BEIJING (TIP): Hong Kong pro-democracy protesters cancelled planned talks with the government on electoral reforms on October 3 after violent scuffles broke out in the city’s Mong Kok district after a large group of people challenged the demonstrators who were into the fifth day of their agitation.
The violence prompted agitation leaders to declare they do not want to hold discussions with Hong Kong’s chief secretary Carrie Lam, who had earlier expressed a desire to meet representatives of the Hong Kong Federation of Students to discuss “constitutional development matters”.
The Hong Kong Federation of Students, one of the groups leading the protests that swelled to the tens of thousands earlier this week, said they saw no choice but to cancel the talks. “The government is demanding the streets be cleared. We call upon all Hong Kong people to immediately come to protect our positions and fight to the end,” the group said in a statement.
Some protesters complained the thousand-odd people in the anti-protest group were stooges of the local government who were trying to create trouble to give the police an opportunity to make large-scale arrests. But the move apparently did not work as the protest leaders moved in, asking the protesters not to get provoked.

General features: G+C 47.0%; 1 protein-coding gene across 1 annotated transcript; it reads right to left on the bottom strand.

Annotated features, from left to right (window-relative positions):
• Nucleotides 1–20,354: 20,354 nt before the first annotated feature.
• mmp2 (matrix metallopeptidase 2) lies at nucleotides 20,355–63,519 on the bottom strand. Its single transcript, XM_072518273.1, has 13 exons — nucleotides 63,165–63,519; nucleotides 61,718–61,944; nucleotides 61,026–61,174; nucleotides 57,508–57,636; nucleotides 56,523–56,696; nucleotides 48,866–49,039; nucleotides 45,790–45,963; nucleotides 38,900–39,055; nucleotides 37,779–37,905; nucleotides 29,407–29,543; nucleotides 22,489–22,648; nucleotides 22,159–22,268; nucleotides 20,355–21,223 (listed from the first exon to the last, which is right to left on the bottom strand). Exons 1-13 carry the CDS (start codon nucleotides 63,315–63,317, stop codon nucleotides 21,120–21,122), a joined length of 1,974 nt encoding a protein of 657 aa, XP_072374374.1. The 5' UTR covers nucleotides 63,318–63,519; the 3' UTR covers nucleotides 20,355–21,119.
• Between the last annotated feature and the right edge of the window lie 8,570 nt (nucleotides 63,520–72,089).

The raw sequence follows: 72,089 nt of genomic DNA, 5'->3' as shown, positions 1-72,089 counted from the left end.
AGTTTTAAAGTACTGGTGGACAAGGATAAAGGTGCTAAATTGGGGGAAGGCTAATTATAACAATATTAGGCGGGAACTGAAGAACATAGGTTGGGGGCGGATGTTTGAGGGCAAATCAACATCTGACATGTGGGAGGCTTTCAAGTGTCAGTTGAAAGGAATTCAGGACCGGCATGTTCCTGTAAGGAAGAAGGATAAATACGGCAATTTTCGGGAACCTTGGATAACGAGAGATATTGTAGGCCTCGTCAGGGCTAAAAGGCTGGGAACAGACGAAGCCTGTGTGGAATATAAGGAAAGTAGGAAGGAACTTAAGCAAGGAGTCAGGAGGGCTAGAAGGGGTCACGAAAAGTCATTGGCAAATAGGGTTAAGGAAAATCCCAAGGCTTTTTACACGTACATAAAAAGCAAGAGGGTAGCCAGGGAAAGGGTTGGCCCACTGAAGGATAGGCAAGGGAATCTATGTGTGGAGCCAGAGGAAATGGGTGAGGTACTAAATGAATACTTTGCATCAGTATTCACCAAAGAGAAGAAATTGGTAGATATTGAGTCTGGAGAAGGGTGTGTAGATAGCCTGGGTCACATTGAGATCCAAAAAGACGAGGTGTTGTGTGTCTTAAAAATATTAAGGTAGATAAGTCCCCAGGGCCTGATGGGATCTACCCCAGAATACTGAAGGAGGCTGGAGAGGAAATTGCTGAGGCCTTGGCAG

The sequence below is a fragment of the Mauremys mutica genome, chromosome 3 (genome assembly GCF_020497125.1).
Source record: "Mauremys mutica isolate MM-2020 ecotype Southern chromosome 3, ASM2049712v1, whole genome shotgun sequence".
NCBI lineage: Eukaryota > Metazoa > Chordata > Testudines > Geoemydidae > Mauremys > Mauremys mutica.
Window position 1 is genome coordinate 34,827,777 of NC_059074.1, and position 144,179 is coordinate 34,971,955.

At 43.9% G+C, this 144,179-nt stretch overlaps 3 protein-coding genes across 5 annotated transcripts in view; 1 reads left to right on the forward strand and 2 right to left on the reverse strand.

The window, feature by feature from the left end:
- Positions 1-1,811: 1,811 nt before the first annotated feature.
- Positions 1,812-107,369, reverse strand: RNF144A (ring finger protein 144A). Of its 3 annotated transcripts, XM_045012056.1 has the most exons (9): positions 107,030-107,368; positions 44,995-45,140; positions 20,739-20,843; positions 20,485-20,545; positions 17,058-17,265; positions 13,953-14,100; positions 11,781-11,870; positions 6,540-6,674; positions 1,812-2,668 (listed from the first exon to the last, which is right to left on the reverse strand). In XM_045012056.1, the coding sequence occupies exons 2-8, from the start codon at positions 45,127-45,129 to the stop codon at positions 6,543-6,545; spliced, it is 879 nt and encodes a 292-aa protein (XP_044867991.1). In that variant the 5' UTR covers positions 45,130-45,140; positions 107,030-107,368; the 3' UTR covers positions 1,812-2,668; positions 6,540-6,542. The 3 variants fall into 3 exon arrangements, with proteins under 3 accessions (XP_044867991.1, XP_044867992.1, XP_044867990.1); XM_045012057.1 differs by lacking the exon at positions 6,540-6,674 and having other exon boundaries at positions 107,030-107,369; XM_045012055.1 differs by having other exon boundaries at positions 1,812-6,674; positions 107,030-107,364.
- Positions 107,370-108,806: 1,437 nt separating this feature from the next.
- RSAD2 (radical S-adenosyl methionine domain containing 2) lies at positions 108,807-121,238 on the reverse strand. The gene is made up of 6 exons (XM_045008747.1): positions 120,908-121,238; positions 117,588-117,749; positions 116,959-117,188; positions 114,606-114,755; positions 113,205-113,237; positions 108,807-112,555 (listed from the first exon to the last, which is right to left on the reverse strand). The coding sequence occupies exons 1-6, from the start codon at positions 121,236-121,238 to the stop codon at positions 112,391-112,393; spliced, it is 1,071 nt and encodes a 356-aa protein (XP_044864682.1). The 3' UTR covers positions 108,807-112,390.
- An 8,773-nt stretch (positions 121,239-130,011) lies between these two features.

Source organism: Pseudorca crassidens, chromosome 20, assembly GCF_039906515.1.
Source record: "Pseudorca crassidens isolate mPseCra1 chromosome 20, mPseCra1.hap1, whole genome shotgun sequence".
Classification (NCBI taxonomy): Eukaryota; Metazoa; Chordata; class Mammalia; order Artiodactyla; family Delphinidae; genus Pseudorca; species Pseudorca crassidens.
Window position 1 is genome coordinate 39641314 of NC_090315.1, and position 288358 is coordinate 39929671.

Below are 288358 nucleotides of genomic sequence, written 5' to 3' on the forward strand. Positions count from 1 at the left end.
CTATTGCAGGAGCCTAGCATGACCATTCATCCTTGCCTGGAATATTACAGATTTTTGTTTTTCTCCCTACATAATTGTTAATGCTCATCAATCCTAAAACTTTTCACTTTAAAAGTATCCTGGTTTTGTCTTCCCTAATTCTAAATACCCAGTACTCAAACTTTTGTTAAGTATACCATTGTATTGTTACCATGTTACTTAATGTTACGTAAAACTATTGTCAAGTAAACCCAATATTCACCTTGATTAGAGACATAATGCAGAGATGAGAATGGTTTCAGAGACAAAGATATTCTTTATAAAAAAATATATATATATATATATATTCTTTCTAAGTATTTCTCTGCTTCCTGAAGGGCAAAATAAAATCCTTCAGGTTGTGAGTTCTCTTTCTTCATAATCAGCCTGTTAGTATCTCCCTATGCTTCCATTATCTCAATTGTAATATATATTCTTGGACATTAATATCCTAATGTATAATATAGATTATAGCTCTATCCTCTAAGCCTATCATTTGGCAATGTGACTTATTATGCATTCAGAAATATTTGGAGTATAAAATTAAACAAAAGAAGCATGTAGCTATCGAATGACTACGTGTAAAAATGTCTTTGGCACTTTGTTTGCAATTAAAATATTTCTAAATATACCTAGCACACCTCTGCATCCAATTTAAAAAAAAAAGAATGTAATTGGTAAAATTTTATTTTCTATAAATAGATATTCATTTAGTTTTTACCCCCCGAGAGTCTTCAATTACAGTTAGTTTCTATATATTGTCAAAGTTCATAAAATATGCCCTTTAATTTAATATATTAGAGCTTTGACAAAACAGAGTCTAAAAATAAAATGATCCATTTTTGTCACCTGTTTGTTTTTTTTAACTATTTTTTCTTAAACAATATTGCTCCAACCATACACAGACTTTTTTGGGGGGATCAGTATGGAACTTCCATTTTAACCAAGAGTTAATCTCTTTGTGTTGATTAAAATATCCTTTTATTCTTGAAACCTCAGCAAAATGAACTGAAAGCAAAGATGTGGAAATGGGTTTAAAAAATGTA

The anti-protest group also comprised some shopkeepers who are unhappy the demonstrations have affected their business during the national day holidays, which end on October 7. The Hong Kong police continued to threaten agitators with “serious consequences” if they do not end the sit-in demonstrations and make it difficult for government offices to function.
Reports suggest the government in Beijing is not able to push the Hong Kong police to go hammer and tongs against the agitators because they have a different training and tradition compared with the Chinese police. The extreme option for the central government in China is to send troops across the border.
An independent observer told TOI that political resentment had come to stay in Hong Kong. “People in the city have seen small strikes but they have now got a taste of a city-wide popular movement for the first time,” the observer said. “The demand for full democracy will continue to rattle the government in Beijing.”